Harm minimization is the kryponite of the AA zealot. They hate it. It’s counter to their deeply held belief but the truth is, harm minimization saves lives. If someone shoots dope, binge drinks, or is caught in the holy trinity of death: cocaine, Xanax, and alcohol, and they switch to and maintain with marijuana, that’s a big win in my world. Who among us who has lost someone to addiction wouldn’t take that person back if they maintained with marijuana?

The recovery community needs to face some realities. Marijuana legalization is here and demonize get it wont change that. It’s also time to be honest about the potential strength that marijuana has to be an exit drug, exit from the looming death of egregious drug use. As an interventionist and a person in long term recovery, I am supposed to follow the herd and hammer the belief that total abstinence is always the goal but I won’t do that. It may be the best for some, others may benefit from an interim step on the way to total abstinence. As always, all drug policy is effective to the degree that it is infused with honesty. The honesty is, legalization is good drug policy at a macro and micro level.

Quitting Drinking Found to Extend Life and Ability to Dispense Unsolicited Advice

Quit Drinking

Success in AA Includes Ability to Dispense Advice to Virtually Everyone About Virtually Anything

AA is an organization that is riddled with holes and contradictions. It happens to work for me. The steps are something I found to be very useful as a focal point of effort and ideals for which to strive. The fellowship of mutual help and peers was critical to my success in sobriety. I am lucky. Very lucky. The first time I walked into an AA meeting and thought “these guys look like guys I could have known at USC” it was life altering, more than anything, it made being sober ok and as a young man, I needed that permission. That era of my life was fun. I had friends, we had a robust life exploring Manhattan in a pack with few limitations other than not getting drunk. While I have great gratitude for AA and the people who helped me, I understand it’s not a fit for everyone. What’s the big deal? Isn’t that why they make chocolate and vanilla?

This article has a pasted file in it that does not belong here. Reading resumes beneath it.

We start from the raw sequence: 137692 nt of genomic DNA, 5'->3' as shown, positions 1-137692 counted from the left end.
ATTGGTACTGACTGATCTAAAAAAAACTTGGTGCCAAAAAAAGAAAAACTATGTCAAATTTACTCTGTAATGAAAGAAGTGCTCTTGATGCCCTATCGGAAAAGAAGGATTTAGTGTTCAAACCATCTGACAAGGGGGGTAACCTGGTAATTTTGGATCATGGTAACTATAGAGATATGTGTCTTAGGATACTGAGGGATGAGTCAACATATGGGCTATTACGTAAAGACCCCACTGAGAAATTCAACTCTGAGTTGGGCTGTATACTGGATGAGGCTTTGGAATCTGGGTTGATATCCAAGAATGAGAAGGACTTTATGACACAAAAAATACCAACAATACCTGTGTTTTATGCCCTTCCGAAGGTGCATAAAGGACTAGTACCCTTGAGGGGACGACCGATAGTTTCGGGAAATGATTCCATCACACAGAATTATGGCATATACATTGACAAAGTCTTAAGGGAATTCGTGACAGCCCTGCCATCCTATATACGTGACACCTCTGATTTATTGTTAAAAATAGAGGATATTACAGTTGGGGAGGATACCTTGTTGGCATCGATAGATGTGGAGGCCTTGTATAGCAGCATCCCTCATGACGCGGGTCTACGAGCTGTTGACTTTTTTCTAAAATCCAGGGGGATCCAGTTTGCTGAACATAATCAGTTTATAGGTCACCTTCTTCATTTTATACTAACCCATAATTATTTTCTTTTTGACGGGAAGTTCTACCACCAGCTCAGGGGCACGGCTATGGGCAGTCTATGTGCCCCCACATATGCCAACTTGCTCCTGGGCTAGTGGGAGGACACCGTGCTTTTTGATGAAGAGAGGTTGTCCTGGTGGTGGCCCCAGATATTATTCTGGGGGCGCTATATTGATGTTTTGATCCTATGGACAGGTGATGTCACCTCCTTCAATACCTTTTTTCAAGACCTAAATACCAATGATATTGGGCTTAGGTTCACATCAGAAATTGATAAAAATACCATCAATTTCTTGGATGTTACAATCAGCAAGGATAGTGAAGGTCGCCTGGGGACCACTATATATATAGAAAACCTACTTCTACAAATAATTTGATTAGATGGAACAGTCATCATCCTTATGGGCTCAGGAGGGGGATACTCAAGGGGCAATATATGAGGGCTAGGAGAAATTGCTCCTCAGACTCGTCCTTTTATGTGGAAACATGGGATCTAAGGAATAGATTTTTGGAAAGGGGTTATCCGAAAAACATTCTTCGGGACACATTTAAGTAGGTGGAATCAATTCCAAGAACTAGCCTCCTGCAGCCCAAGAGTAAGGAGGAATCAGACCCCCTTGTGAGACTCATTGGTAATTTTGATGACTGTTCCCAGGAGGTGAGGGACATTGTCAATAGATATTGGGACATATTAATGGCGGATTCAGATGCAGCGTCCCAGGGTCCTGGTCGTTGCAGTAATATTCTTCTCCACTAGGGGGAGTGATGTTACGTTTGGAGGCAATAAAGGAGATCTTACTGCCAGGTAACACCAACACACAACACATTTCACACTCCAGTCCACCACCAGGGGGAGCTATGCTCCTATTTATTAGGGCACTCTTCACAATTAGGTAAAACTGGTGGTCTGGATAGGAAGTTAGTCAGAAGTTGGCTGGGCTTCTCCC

For many, the AA experience can be misery. A lack of connection, not finding the right peers, it can feel like it’s little more than deprivation punctuated by really lousy coffee. This is the life for which I am supposed to stay sober? When I went to graduate school in a Midwestern land grant rural community, AA was a much different thing. Mostly older men, many were cold and unwelcoming to students, the access was restrictive. The mitigating factor was hardly the gossip about the price of corn. Had that been my introduction to AA, my story could have been dramatically different.

AA Slogans for Recovery

AA is nothing if not full of slogans, many that make no sense, some compounded with rhyme as an added layer of mystique and aggravation. Here is a list of some of the more blaring examples, along with the often forgotten component of their meaning.

  1. “You’re as sick as your secrets”. Yet, you’re not supposed to tell anyone about AA, thereby being asked to be part of a secret society. Never mind that it’s not a secret, the pods of people smoking in front of a church is really the cat out of the bag.
  2. “If you’re taking inventories, take yours”. Great advice, seldom heeded. There seems to be a caveat that if YOU were successful you have the right to critique others, endlessly as well as assume role of soothsayer, doctor, clergy and just about any other discipline one might need.
  3. “We know but a little”. This is written in the AA big book but often cast aside for apparently knowing everything that people should do without knowing them.
  4. “Live and let live” but first inform that by not living as we live, you will die. Live on!
  5. “This is a selfish program”. Accurate to be sure. So selfish, in fact, it leaves no room for an individual to self determine.
  6. “Be part of the solution, not the problem”. The problem is complex, deep, wide, and individual. Pontification that you have the solution is a big part of the problem. So be a part of our solution of which we approve or else you will die.
  7. “E.G.O. Edging God out.” For a program that has a minimal requirement of a “desire to stop drinking”, there is an awful lot that must be believed. While the rhetoric is “you’re higher power could be the doorknob” the truth is, you will be an outsider, judged, subtly and not so subtly coerced, patronized and preached to if you in fact dismiss God to the level of a doorknob, never mind if you are a person of questing faith or no faith.